With bold colors, glossy material and a massive yet detailed image of a Japanese deity or mythical figure on the back, sukajan jackets are favored by those who want to make a statement, from Justin Bieber to Miss Grand Thailand Engfa Warha. Sukajan is a combination of the two words: “suka,” from Yokosuka, the city in which the jacket is believed to have originated, and “jan” from the Japanese word for jumper. In English, they’re sometimes referred to as “souvenir jackets.”

A sukajan is typically made out of silky material, similar to that of a bomber jacket, with colorful, fine and detailed embroidery on the back. The embroidery features motifs of traditional and lucky symbols in Japanese culture, including dragons, tigers, phoenixes and carp, alongside the the words “Japan” or “Yokosuka.” Sukajan jackets are worn by adults and children alike; children’s sukajan often utilize cute, pastel base colors and images of popular characters, like Hello Kitty and friends.

Sukajan Jackets

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Starting from Yokosuka

According to Daisuke Yamagami, owner and Japanese embroidery artisan of Dobuita Koba Studio, the exact origins of sukajan are unclear. The jackets were first produced after World War II, when U.S. soldiers stationed at the military base in Yokosuka would get their off-duty jackets customized as a souvenir, often requesting a mixture of Japanese and American motifs — a jacket from 1949, for instance, shows American flag-patterned bald eagles flying over Mount Fuji. The actual construction of the sukajan jacket itself is quite American-feeling, recalling a varsity jacket or baseball jacket; decorated with distinctively Japanese embroidery, it serves as a striking amalgamation of the two cultures.

Starting in the 1950s, the jackets started to gain popularity among Japanese youth, particularly those who wanted to present a rebellious image. As time passed, though, the garments lost their sharp edge and are now worn by people from all walks of life.

Symbolism Behind the Embroidery

The images often used in sukajan tend to be good luck charms, and often have double meanings based on how they sound. For instance, the word for carp in Japanese is “koi,” which is a homonym with the word for love, also pronounced “koi.”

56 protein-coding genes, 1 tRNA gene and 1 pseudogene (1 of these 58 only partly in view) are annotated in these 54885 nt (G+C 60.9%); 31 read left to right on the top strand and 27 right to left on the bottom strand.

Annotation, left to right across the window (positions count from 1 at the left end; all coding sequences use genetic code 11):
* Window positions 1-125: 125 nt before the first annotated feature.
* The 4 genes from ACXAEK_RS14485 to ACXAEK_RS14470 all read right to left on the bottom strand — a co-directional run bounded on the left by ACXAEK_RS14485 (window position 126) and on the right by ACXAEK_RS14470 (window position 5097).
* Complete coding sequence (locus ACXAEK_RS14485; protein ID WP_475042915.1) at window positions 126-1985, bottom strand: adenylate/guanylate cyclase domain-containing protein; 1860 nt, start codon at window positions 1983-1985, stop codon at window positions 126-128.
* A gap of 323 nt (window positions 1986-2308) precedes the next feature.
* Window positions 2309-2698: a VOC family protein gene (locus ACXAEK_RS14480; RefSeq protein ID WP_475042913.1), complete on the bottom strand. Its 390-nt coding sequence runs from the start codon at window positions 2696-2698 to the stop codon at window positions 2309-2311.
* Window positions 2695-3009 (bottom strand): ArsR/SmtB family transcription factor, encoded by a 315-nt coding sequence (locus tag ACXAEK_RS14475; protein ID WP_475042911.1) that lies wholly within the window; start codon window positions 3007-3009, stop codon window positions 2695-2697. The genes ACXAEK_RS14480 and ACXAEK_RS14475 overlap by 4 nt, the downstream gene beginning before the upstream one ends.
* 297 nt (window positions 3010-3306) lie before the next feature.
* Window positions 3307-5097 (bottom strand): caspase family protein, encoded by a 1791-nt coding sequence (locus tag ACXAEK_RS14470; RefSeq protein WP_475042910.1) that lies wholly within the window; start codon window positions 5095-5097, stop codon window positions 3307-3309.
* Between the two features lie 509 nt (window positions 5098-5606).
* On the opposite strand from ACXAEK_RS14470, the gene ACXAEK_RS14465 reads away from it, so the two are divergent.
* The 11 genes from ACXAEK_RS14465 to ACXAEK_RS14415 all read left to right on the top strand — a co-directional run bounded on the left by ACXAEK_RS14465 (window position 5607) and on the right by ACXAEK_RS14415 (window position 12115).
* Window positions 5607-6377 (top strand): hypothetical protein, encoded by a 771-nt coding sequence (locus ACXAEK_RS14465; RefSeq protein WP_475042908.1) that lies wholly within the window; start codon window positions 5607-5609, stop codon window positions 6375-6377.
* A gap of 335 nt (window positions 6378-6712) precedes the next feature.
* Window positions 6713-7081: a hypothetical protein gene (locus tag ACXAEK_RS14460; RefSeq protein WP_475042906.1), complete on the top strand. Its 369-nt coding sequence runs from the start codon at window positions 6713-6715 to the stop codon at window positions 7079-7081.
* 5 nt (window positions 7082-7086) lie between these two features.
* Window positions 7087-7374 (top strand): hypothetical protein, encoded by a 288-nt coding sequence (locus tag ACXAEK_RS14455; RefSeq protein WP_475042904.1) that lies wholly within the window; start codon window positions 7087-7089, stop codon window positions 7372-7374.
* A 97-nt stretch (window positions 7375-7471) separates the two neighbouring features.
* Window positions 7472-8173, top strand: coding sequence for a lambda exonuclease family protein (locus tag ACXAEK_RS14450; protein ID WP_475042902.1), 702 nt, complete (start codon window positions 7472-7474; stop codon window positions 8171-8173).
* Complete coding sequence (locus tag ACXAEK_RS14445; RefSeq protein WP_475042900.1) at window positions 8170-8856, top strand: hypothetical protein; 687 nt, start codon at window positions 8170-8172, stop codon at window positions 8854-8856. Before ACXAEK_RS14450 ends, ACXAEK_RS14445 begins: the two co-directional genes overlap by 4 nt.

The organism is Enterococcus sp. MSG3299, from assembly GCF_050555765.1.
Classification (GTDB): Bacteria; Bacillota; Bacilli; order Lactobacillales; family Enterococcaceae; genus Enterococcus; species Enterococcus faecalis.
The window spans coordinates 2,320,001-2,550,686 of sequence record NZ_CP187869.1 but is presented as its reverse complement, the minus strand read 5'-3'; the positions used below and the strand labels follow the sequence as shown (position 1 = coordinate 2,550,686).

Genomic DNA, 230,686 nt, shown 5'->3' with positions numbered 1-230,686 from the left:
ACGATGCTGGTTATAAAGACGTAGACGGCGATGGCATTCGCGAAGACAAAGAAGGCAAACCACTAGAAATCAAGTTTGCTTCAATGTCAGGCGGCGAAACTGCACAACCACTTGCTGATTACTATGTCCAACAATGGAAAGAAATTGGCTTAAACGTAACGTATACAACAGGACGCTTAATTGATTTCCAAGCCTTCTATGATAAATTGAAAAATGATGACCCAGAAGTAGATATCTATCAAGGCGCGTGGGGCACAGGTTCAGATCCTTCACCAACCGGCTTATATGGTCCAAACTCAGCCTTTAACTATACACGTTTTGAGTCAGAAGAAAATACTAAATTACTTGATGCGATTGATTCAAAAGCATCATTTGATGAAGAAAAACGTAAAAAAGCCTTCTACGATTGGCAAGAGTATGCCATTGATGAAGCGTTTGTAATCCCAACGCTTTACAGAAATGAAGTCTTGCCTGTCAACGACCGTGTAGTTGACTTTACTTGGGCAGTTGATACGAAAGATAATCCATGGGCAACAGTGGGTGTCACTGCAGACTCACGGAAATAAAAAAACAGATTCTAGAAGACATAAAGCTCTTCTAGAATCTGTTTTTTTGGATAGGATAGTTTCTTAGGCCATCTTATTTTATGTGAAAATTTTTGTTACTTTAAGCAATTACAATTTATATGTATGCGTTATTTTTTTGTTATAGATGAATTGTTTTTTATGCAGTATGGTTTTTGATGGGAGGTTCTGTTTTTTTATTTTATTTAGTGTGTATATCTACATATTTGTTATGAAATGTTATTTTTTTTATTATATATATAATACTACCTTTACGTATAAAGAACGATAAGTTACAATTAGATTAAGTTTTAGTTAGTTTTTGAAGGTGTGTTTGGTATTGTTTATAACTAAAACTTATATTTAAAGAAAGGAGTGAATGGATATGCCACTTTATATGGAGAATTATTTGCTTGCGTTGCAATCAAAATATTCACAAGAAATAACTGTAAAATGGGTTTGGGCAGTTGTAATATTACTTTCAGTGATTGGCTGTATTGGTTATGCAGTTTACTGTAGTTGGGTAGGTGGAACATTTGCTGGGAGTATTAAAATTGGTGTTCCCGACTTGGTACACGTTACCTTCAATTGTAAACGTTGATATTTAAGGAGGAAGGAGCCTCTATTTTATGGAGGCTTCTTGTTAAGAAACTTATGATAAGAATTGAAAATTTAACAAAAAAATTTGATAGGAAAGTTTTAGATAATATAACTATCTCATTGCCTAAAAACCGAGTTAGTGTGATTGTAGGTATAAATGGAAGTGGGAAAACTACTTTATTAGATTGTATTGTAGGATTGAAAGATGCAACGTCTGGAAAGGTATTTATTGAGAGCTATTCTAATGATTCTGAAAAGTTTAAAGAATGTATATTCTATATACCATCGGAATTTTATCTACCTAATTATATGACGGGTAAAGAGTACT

A high-quality sukajan jacket is different from every other jacket in existence, as each piece is customized to the customer’s liking and preference. The jackets requested by U.S. soldiers sometimes featured iconic American pop culture figures like Mickey Mouse or Marilyn Monroe; today, on the trendy Japanese online shopping website Zozotown, you can find a plethora of sukajan featuring popular characters like those from Sanrio, Urusei Yatsura, Betty Boop and more. The jackets have made their way into high fashion and fast fashion alike — major Japanese brands like Beams and Jouetie make their own sukajan jackets with chic and modern symbols embroidered on.

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Top 3 Places to Get Your Own Sukajan Jacket

If you want to get a sukajan of your very own, here are three recommendations for locations where you can purchase a bold statement piece for yourself.

1. Dobuita Koba Studio

What is truly special about Dobuita Koba Studio is that the artisans create order-made jackets from scratch, starting with a consultation session with the customer. Dobuita Koba Studio prides itself in trying different new things, so bring a photo of your pet, favorite motif or a hand-drawn symbol, and the artisans will surely create it for you.

2. Harajuku Jacks

Located in a small alleyway near Takeshita Street, Harajuku Jacks is where the rock ‘n’ rollers and ’50s-loving rockabillies get their fits. Not only do they have vintage clothes, but they also carry sukajan jackets, sukajan sweaters and much more. Harajuku Jacks is a treasure trove for those who seek it.

3. Harajuku Sukajyan Dept.

Another Harajuku location, particularly popular amongst celebrities and artists, Harajuku Sukajan Dept. is a store that sells solely sukajan jackets. Their most popular item is the sukajan jacket with tiger embroidery, which is their original design. Harajuku Sukajan Dept. also sells suka-shirts and t-shirts with cool Japanese embroidery for those who want to check out other items.

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